3D printing is a new and emerging technology in the field of construction and building, offering a more efficient workflow and the ability to construct on command. We’ve seen houses, offices, and resorts, but soon will see another first: the world’s only 3D-printed mosque.
Dubai’s Islamic Affairs and Charitable Activities Department (IACAD) is planning to construct the world’s first-ever 3D-printed mosque by 2025, with the capacity to host around 600 worshippers. The 3D-building technology, according to Al Shaibani, director of IACAD’s engineering division, would make it more sustainable.
“Using 3D printing will reduce construction material waste. It is friendly to the environment. The mosque represents the vision of our wise leadership,” he said. “The cost is 30 percent higher than building the mosque in the normal way because it is the first of its kind in the world. We expect the cost will be similar in the future with 30 years building guarantee.”
Three specialists will complete the printing using a combination of raw materials and a concrete mix. The 3D robotic printer will print at a rate of two square meters together, operated by three workers. In terms of design, architecture firm JT+Partners have created the look of the mosque. The 3D printing of the building’s structure will take approximately four months to complete with a further 12 months to fully fit out the mosque’s facilities, the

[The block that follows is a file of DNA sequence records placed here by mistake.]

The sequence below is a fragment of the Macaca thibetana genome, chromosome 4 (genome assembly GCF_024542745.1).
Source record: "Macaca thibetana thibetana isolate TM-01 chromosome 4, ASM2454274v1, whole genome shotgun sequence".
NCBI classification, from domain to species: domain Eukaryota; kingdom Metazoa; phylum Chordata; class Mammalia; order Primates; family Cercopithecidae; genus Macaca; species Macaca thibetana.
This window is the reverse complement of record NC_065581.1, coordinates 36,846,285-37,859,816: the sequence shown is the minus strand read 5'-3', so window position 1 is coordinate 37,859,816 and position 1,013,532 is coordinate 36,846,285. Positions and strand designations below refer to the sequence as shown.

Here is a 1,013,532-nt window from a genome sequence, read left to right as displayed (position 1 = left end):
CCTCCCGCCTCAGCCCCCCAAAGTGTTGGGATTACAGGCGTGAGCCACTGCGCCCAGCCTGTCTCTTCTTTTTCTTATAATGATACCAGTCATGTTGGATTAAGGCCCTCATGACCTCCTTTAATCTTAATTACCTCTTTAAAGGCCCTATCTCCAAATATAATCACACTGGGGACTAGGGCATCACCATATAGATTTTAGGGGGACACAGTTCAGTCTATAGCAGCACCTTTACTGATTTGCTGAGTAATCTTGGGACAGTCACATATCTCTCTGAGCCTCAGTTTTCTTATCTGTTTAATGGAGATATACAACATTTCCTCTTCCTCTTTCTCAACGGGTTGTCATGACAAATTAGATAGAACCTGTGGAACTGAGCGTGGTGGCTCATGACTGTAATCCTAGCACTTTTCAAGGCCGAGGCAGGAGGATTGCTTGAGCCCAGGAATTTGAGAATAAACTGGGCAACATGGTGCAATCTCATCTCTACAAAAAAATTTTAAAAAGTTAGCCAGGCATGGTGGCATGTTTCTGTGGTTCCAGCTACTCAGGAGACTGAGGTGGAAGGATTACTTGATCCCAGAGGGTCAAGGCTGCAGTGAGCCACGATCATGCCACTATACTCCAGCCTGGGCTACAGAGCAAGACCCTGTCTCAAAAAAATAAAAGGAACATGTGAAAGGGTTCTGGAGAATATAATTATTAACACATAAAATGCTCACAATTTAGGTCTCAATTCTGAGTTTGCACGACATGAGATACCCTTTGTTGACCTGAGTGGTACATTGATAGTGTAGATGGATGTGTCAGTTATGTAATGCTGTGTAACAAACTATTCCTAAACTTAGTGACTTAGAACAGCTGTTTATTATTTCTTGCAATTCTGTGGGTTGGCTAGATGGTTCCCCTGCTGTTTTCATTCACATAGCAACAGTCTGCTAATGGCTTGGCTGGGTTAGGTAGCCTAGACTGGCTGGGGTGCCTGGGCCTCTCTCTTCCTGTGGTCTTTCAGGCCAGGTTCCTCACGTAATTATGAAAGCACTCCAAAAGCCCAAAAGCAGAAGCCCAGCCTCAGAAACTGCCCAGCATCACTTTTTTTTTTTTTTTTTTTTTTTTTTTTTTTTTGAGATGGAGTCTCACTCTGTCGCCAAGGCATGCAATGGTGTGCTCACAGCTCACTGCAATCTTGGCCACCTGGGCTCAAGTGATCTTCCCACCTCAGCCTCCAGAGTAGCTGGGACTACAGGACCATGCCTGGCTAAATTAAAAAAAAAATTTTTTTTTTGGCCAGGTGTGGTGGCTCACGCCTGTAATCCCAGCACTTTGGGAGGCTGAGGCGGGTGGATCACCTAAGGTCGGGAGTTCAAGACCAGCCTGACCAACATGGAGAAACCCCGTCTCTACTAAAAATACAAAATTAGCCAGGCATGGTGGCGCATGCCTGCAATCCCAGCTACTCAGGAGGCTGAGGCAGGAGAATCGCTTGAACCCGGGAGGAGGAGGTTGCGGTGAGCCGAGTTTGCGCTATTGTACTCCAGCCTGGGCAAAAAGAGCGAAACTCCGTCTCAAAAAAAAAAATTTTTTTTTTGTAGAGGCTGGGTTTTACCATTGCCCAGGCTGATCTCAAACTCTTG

The project is the emirate’s latest step in its Dubai 3D Printing Strategy, launched in 2016 by ruler Sheikh Mohammed bin Rashid Al-Maktoum. The initiative aims to position Dubai at the forefront in the field of 3D printing technology by 2030. It also aims to see 25% of construction in the country based on 3D printing by 2025. The Strategy focuses on three sectors: construction, medical, and consumer goods, with five pillars of infrastructure, legislative structure, funding, talent, and market demand.
“Building the first mosque in the world to be built with 3D printing technology is a distinguished project in the world built with this feature, and this work is a translation on the ground of the vision of His Highness Sheikh Mohammed,” explained IACAD director-general Hamad Al Shaibani.